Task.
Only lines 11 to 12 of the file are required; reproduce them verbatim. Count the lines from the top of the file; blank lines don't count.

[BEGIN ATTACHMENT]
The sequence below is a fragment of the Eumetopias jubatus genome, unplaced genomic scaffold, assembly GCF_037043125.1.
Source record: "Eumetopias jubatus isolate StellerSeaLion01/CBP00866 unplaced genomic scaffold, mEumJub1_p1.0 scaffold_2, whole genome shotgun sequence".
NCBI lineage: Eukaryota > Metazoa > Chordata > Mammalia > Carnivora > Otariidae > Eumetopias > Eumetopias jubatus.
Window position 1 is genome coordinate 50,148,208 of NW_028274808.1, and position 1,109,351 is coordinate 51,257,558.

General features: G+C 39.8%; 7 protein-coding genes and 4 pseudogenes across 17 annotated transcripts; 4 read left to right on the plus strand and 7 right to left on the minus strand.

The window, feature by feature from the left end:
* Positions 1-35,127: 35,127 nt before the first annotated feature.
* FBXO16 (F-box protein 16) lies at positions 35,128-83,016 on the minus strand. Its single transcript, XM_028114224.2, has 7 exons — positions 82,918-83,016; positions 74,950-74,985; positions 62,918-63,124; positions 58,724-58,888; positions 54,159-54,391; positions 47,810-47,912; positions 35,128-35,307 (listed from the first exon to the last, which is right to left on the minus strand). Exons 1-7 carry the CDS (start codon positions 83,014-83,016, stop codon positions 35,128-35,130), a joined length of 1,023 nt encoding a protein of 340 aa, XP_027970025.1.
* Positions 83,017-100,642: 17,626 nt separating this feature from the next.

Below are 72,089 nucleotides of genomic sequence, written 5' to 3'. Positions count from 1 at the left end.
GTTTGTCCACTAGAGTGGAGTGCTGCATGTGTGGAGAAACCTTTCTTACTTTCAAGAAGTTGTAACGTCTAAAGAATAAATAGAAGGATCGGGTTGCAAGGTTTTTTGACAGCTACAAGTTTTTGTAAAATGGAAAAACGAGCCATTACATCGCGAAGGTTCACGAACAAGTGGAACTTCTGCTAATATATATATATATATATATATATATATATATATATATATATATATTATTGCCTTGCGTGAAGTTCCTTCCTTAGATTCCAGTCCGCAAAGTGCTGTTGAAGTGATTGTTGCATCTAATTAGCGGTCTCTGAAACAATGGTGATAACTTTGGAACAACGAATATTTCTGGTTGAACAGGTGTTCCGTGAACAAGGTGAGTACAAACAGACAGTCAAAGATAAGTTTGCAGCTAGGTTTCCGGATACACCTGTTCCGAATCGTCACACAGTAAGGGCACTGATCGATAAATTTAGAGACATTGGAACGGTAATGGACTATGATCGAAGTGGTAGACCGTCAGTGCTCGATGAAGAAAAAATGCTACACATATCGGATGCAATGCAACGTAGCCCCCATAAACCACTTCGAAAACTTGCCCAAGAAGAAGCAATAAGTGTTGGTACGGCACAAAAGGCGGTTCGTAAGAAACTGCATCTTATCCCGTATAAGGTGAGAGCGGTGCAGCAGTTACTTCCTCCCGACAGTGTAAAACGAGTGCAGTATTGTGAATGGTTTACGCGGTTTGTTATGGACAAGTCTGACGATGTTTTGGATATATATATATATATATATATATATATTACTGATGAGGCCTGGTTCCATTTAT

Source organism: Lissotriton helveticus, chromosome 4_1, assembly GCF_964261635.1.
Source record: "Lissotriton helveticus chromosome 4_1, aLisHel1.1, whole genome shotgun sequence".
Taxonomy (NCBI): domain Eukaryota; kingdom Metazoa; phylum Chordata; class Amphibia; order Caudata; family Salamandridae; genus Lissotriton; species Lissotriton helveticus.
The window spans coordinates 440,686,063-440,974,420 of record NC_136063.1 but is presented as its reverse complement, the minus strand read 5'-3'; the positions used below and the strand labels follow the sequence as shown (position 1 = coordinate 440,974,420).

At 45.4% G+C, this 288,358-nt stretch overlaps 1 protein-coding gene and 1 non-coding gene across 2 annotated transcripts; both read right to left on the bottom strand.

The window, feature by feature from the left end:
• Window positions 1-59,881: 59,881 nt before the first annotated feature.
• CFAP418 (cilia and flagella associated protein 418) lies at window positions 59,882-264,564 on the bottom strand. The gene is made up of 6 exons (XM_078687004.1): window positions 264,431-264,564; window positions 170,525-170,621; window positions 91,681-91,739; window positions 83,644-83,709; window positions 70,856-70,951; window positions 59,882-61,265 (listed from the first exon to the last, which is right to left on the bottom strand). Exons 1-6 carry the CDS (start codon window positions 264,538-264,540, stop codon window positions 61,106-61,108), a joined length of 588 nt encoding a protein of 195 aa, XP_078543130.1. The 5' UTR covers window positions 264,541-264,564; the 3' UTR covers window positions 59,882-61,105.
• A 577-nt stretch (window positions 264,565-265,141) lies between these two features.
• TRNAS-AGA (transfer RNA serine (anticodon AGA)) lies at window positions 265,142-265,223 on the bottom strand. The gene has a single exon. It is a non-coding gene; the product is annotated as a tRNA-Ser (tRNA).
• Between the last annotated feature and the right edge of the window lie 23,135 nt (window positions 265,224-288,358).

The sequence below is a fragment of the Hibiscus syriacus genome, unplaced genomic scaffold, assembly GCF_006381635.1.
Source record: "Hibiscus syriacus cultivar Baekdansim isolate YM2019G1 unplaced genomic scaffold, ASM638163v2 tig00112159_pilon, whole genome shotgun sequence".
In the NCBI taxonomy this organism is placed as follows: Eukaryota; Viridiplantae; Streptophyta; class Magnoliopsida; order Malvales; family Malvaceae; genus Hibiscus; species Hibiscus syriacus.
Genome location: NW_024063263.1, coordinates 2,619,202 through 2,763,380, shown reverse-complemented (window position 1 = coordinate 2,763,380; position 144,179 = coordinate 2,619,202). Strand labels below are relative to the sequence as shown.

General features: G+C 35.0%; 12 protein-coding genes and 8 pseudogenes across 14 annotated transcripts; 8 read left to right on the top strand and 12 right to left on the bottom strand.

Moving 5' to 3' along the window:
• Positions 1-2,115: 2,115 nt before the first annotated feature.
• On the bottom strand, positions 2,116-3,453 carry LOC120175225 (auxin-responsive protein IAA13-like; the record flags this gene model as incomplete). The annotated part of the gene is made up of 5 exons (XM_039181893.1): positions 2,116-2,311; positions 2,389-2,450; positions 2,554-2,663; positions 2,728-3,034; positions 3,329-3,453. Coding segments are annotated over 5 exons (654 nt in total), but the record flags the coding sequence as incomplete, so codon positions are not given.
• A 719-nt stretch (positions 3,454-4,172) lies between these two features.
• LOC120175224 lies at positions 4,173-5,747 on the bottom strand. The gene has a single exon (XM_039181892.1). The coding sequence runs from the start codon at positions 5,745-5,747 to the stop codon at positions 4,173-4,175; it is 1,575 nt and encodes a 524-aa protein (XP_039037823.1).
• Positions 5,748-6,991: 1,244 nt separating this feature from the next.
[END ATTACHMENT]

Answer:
GTTTGTCCACTAGAGTGGAGTGCTGCATGTGTGGAGAAACCTTTCTTACTTTCAAGAAGTTGTAACGTCTAAAGAATAAATAGAAGGATCGGGTTGCAAGGTTTTTTGACAGCTACAAGTTTTTGTAAAATGGAAAAACGAGCCATTACATCGCGAAGGTTCACGAACAAGTGGAACTTCTGCTAATATATATATATATATATATATATATATATATATATATATATATATTATTGCCTTGCGTGAAGTTCCTTCCTTAGATTCCAGTCCGCAAAGTGCTGTTGAAGTGATTGTTGCATCTAATTAGCGGTCTCTGAAACAATGGTGATAACTTTGGAACAACGAATATTTCTGGTTGAACAGGTGTTCCGTGAACAAGGTGAGTACAAACAGACAGTCAAAGATAAGTTTGCAGCTAGGTTTCCGGATACACCTGTTCCGAATCGTCACACAGTAAGGGCACTGATCGATAAATTTAGAGACATTGGAACGGTAATGGACTATGATCGAAGTGGTAGACCGTCAGTGCTCGATGAAGAAAAAATGCTACACATATCGGATGCAATGCAACGTAGCCCCCATAAACCACTTCGAAAACTTGCCCAAGAAGAAGCAATAAGTGTTGGTACGGCACAAAAGGCGGTTCGTAAGAAACTGCATCTTATCCCGTATAAGGTGAGAGCGGTGCAGCAGTTACTTCCTCCCGACAGTGTAAAACGAGTGCAGTATTGTGAATGGTTTACGCGGTTTGTTATGGACAAGTCTGACGATGTTTTGGATATATATATATATATATATATATATATTACTGATGAGGCCTGGTTCCATTTAT

Source organism: Lissotriton helveticus, chromosome 4_1, assembly GCF_964261635.1.